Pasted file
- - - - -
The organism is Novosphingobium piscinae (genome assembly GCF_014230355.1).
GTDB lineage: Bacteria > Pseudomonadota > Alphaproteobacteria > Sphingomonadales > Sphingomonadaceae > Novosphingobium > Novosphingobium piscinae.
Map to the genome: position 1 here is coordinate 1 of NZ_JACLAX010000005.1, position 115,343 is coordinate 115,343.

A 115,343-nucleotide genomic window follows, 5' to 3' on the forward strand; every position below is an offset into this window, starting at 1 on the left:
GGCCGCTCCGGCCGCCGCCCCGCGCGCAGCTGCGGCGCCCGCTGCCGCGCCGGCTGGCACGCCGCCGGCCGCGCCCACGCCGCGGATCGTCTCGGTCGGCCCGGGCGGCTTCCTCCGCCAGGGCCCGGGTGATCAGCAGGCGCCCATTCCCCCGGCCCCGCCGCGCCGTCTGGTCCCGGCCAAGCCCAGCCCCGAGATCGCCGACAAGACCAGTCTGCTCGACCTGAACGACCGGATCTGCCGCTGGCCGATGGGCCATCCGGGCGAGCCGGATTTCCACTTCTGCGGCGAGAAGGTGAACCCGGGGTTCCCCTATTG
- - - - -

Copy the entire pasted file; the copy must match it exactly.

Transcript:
The organism is Novosphingobium piscinae (genome assembly GCF_014230355.1).
GTDB lineage: Bacteria > Pseudomonadota > Alphaproteobacteria > Sphingomonadales > Sphingomonadaceae > Novosphingobium > Novosphingobium piscinae.
Map to the genome: position 1 here is coordinate 1 of NZ_JACLAX010000005.1, position 115,343 is coordinate 115,343.

A 115,343-nucleotide genomic window follows, 5' to 3' on the forward strand; every position below is an offset into this window, starting at 1 on the left:
GGCCGCTCCGGCCGCCGCCCCGCGCGCAGCTGCGGCGCCCGCTGCCGCGCCGGCTGGCACGCCGCCGGCCGCGCCCACGCCGCGGATCGTCTCGGTCGGCCCGGGCGGCTTCCTCCGCCAGGGCCCGGGTGATCAGCAGGCGCCCATTCCCCCGGCCCCGCCGCGCCGTCTGGTCCCGGCCAAGCCCAGCCCCGAGATCGCCGACAAGACCAGTCTGCTCGACCTGAACGACCGGATCTGCCGCTGGCCGATGGGCCATCCGGGCGAGCCGGATTTCCACTTCTGCGGCGAGAAGGTGAACCCGGGGTTCCCCTATTG